It was a great conference, so much thanks to Randy McCharles and the other WFC Calgary committee members and volunteers. Also thanks to the Hyatt for hosting.
Panels were spread out from 10 am to 10 pm, with breaks for dinner. I would say the top five panels were:
1) Argh! My Alien is an Elf! with Robert J Sawyer, Joe Haldeman, Stephen Stirling and Walter Jon Williams (moderator.)
2) Resurgence of YA Literature with Garth Nix, Linda DeMeulemeester, Kathryn Sullivan, Anne Hoppe, and Sharyn November (moderator.)
3) Defining the Next Paranormal Detective with AB Goelman, Gayleen Froese, Justin Gustainis, Jay Caselberg, Laura Anne Gilman and Devon Monk (moderator.)
4) Evolution of the Vampire Slayer with Suzy Charnas, Nancy Kilpatrick, Jason Nahrung and Alice Henderson (moderator.) (Although I think it was Nancy Kilpatrick who missed this one.)
5) Tie-ins with Robert Shearman, Mark Morris, me and Doselle Young (moderator.) (Patrick Weekes did not attend.)
Most fun events? The autograph session Friday night, being on a panel Saturday night, and the banquet on Sunday afternoon. No, I didn't choose those because they're what I happen to have photos from.
Saw old friends, made new ones—hello Devon, Dianna, Rob, Brittany, Mark and Doselle—and was told by
The panel was brilliant, despite my nerves that I didn't shake off until about halfway through. Three people in the audience even knew what The Tarot Cafe was. Being at a "serious professional writer" conference and knowing that there are Tarot Cafe readers there? Wow, I didn't just feel like a real author—I felt like the effort Jenna and I put into making the novel a quality story is going to pay off.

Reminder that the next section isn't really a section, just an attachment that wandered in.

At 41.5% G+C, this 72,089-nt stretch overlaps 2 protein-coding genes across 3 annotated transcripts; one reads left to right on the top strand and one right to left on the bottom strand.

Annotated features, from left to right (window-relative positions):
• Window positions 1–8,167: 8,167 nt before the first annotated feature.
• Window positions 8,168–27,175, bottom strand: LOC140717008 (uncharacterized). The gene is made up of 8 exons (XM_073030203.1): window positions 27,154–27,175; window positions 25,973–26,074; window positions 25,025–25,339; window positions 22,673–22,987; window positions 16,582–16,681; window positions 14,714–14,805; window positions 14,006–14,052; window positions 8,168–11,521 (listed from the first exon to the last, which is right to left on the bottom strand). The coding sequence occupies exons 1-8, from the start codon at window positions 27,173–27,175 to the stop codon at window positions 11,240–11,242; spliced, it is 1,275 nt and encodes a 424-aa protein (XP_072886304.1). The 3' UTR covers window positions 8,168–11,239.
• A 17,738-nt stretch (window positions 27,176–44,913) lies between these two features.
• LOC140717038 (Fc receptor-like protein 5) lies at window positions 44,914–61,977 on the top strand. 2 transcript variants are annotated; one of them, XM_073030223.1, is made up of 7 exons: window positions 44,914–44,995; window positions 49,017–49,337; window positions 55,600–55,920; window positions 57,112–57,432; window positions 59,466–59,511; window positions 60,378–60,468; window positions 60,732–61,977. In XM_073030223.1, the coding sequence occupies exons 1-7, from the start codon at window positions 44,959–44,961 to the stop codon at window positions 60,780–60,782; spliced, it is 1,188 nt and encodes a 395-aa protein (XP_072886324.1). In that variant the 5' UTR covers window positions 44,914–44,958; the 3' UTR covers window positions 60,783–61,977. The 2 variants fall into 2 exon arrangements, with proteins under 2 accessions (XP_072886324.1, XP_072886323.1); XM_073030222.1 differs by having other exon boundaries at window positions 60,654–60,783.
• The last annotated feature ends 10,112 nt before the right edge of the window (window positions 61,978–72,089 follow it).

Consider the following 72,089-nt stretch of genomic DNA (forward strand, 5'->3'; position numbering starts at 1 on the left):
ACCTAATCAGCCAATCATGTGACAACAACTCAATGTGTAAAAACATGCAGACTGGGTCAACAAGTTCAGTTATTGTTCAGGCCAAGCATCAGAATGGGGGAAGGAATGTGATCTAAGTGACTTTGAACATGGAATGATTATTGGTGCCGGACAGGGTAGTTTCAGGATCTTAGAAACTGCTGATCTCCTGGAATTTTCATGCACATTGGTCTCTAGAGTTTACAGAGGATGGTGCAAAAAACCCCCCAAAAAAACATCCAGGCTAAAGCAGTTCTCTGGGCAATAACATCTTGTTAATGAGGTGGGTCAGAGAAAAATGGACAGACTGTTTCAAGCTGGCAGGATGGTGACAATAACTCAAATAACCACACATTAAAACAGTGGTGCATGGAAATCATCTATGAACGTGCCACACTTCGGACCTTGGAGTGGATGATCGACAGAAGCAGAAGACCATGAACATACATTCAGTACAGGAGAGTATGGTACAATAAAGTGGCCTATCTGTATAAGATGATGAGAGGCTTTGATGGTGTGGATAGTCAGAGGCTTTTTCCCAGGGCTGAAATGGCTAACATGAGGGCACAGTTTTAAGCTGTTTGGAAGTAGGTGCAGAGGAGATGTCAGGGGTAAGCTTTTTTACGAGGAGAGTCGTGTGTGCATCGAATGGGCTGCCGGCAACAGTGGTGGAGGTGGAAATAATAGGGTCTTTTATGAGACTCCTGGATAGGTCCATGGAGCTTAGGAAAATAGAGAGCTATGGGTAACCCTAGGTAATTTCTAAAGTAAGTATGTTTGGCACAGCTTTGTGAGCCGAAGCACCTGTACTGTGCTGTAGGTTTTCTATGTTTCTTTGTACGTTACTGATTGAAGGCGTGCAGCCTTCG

Patrick Weekes didn't show up, which caused two of the people in the audience to leave. If by some chance he's reading this: you were wanted.
Doselle Young was a fantastic moderator and made being on the panel so much fun. He kind of shook things up and asked unconventional questions, which gave us all an opportunity to be entertaining as well as informative. I hope encouraging and possibly inspiring, too, but I'd settle for "kept audience awake." 8:00 pm up against a panel on Vampire Elves* is not an easy task.
Plus, we had Rob and Mark to keep things professional and informative. Very cool gents, so I shall let you know that Rob Shearman's TINY DEATHS won the World Fantasy Award for best collection. Mark Morris has a Doctor Who tie-in novel in which the Doctor and Donna meet Gandhi, a Hellboy tie-in that came out recently, and he'll have a TORCHWOOD tie-in entitled BAY OF THE DEAD coming out next year. It sounds zombietastic, so make sure you check it out.
Once again, however, what WFC reminded me is that conferences are really social experiences and the moments I enjoy the most aren't the panels, but the informal discussions and visits that occur in the hallways, bar, lobby, elevators, etc in between panels. If you find yourself at WFC 2009 in San Jose, make sure you take advantage to speak to people. It's not a matter of networking, it's understanding that we're all gathered in a hotel with a common interest, so why not socialize?
Also, as I'm uncertain I will be in San Jose, can someone else take it upon themselves to tell authors you happen to be in the elevator with that you enjoyed their novels and/or panels? People appreciate it.
Christina Rundle and I with Marjorie M Liu at the Friday night autograph reception. Marjorie is totally cool and I'm so grateful she took the time to pose and chat with us.
We are serious professional badass urban fantasy/dark fantasy writers. (You can tell by our costumes.)
*It was actually a panel about genre combinations one should not do. I'm told by Danica that "vampire robots" was the no-no, which of course gave me an idea for a really great vampire robot story.